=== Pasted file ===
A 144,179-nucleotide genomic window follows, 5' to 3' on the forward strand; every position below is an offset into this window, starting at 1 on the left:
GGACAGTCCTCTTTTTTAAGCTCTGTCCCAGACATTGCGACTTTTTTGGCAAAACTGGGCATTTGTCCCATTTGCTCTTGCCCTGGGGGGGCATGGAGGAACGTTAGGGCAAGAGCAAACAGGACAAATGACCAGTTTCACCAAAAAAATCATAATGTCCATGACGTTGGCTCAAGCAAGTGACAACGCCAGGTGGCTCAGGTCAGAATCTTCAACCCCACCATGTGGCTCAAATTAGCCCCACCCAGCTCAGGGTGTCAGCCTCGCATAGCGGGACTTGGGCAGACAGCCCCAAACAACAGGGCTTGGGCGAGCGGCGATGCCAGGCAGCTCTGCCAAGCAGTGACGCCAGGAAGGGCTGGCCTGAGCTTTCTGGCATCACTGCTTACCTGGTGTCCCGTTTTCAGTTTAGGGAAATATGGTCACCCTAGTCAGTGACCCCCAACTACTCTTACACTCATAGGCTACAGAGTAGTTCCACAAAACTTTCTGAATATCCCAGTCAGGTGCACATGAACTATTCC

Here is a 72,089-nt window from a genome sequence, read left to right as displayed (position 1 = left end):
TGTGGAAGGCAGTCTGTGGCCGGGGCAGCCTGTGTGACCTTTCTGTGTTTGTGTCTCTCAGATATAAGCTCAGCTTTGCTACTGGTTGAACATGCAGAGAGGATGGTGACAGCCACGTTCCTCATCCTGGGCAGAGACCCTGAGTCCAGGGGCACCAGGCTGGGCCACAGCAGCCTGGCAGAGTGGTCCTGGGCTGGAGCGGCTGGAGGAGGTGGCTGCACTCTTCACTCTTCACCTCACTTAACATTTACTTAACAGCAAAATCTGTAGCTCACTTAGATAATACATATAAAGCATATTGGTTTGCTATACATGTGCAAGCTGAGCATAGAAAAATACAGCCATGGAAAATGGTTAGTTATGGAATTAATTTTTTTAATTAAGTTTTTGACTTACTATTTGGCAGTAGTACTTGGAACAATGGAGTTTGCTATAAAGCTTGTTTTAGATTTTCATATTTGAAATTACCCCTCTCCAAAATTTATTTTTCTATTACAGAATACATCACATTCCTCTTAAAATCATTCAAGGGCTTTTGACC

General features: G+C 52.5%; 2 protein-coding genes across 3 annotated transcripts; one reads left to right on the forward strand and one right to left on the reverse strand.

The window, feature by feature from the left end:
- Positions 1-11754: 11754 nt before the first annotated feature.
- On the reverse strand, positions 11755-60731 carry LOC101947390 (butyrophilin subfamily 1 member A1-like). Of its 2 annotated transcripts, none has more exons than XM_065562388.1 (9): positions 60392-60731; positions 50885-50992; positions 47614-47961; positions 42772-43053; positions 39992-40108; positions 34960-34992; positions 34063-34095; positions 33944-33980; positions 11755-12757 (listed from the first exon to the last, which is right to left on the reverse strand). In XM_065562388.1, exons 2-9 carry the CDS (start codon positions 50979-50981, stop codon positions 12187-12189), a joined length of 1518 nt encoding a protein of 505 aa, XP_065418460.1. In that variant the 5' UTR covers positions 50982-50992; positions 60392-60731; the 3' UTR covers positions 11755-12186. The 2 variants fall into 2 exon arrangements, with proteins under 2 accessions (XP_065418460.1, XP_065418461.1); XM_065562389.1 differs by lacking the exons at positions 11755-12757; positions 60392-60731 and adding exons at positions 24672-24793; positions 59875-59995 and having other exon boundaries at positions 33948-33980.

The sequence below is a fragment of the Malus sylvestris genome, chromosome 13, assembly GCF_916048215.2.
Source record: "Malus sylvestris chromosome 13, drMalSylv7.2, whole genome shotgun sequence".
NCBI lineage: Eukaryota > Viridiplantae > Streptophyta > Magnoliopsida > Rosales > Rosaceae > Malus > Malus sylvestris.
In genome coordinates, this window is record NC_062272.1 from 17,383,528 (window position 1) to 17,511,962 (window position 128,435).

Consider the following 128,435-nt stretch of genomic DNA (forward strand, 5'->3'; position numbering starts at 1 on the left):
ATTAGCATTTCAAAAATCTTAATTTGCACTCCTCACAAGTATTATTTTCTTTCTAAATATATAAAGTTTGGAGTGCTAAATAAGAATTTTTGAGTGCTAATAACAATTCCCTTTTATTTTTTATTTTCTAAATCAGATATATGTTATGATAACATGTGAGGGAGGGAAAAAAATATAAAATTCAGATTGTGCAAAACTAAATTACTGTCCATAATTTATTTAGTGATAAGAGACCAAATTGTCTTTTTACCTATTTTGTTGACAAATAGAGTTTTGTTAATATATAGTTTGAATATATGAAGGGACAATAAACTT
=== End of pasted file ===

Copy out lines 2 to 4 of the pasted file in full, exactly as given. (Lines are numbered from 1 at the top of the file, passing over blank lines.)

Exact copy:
GGACAGTCCTCTTTTTTAAGCTCTGTCCCAGACATTGCGACTTTTTTGGCAAAACTGGGCATTTGTCCCATTTGCTCTTGCCCTGGGGGGGCATGGAGGAACGTTAGGGCAAGAGCAAACAGGACAAATGACCAGTTTCACCAAAAAAATCATAATGTCCATGACGTTGGCTCAAGCAAGTGACAACGCCAGGTGGCTCAGGTCAGAATCTTCAACCCCACCATGTGGCTCAAATTAGCCCCACCCAGCTCAGGGTGTCAGCCTCGCATAGCGGGACTTGGGCAGACAGCCCCAAACAACAGGGCTTGGGCGAGCGGCGATGCCAGGCAGCTCTGCCAAGCAGTGACGCCAGGAAGGGCTGGCCTGAGCTTTCTGGCATCACTGCTTACCTGGTGTCCCGTTTTCAGTTTAGGGAAATATGGTCACCCTAGTCAGTGACCCCCAACTACTCTTACACTCATAGGCTACAGAGTAGTTCCACAAAACTTTCTGAATATCCCAGTCAGGTGCACATGAACTATTCC

Here is a 72,089-nt window from a genome sequence, read left to right as displayed (position 1 = left end):
TGTGGAAGGCAGTCTGTGGCCGGGGCAGCCTGTGTGACCTTTCTGTGTTTGTGTCTCTCAGATATAAGCTCAGCTTTGCTACTGGTTGAACATGCAGAGAGGATGGTGACAGCCACGTTCCTCATCCTGGGCAGAGACCCTGAGTCCAGGGGCACCAGGCTGGGCCACAGCAGCCTGGCAGAGTGGTCCTGGGCTGGAGCGGCTGGAGGAGGTGGCTGCACTCTTCACTCTTCACCTCACTTAACATTTACTTAACAGCAAAATCTGTAGCTCACTTAGATAATACATATAAAGCATATTGGTTTGCTATACATGTGCAAGCTGAGCATAGAAAAATACAGCCATGGAAAATGGTTAGTTATGGAATTAATTTTTTTAATTAAGTTTTTGACTTACTATTTGGCAGTAGTACTTGGAACAATGGAGTTTGCTATAAAGCTTGTTTTAGATTTTCATATTTGAAATTACCCCTCTCCAAAATTTATTTTTCTATTACAGAATACATCACATTCCTCTTAAAATCATTCAAGGGCTTTTGACC